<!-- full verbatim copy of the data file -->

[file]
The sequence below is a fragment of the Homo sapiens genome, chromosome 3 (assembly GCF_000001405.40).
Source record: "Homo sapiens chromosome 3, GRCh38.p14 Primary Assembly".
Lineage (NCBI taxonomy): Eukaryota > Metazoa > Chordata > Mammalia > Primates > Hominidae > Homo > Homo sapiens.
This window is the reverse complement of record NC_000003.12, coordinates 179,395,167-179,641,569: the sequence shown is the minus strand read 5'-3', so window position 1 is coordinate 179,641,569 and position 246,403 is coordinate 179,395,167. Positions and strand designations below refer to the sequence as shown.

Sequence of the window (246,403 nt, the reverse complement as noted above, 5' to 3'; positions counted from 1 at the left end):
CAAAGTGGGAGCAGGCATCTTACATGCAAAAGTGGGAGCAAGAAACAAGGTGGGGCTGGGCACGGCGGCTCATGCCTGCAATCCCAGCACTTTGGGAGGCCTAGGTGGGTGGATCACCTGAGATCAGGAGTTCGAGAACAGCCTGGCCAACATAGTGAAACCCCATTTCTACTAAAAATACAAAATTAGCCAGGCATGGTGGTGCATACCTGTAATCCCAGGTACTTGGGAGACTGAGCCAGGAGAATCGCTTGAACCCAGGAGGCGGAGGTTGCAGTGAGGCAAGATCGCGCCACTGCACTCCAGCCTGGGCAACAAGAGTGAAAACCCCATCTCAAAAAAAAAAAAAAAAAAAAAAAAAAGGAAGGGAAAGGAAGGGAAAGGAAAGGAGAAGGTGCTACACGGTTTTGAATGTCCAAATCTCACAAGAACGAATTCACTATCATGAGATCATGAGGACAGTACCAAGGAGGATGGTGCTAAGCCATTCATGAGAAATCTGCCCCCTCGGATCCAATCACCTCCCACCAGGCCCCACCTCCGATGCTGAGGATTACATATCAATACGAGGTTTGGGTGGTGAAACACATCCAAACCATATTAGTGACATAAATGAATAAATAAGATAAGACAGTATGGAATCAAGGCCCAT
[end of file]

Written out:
The sequence below is a fragment of the Homo sapiens genome, chromosome 3 (assembly GCF_000001405.40).
Source record: "Homo sapiens chromosome 3, GRCh38.p14 Primary Assembly".
Lineage (NCBI taxonomy): Eukaryota > Metazoa > Chordata > Mammalia > Primates > Hominidae > Homo > Homo sapiens.
This window is the reverse complement of record NC_000003.12, coordinates 179,395,167-179,641,569: the sequence shown is the minus strand read 5'-3', so window position 1 is coordinate 179,641,569 and position 246,403 is coordinate 179,395,167. Positions and strand designations below refer to the sequence as shown.

Sequence of the window (246,403 nt, the reverse complement as noted above, 5' to 3'; positions counted from 1 at the left end):
CAAAGTGGGAGCAGGCATCTTACATGCAAAAGTGGGAGCAAGAAACAAGGTGGGGCTGGGCACGGCGGCTCATGCCTGCAATCCCAGCACTTTGGGAGGCCTAGGTGGGTGGATCACCTGAGATCAGGAGTTCGAGAACAGCCTGGCCAACATAGTGAAACCCCATTTCTACTAAAAATACAAAATTAGCCAGGCATGGTGGTGCATACCTGTAATCCCAGGTACTTGGGAGACTGAGCCAGGAGAATCGCTTGAACCCAGGAGGCGGAGGTTGCAGTGAGGCAAGATCGCGCCACTGCACTCCAGCCTGGGCAACAAGAGTGAAAACCCCATCTCAAAAAAAAAAAAAAAAAAAAAAAAAAGGAAGGGAAAGGAAGGGAAAGGAAAGGAGAAGGTGCTACACGGTTTTGAATGTCCAAATCTCACAAGAACGAATTCACTATCATGAGATCATGAGGACAGTACCAAGGAGGATGGTGCTAAGCCATTCATGAGAAATCTGCCCCCTCGGATCCAATCACCTCCCACCAGGCCCCACCTCCGATGCTGAGGATTACATATCAATACGAGGTTTGGGTGGTGAAACACATCCAAACCATATTAGTGACATAAATGAATAAATAAGATAAGACAGTATGGAATCAAGGCCCAT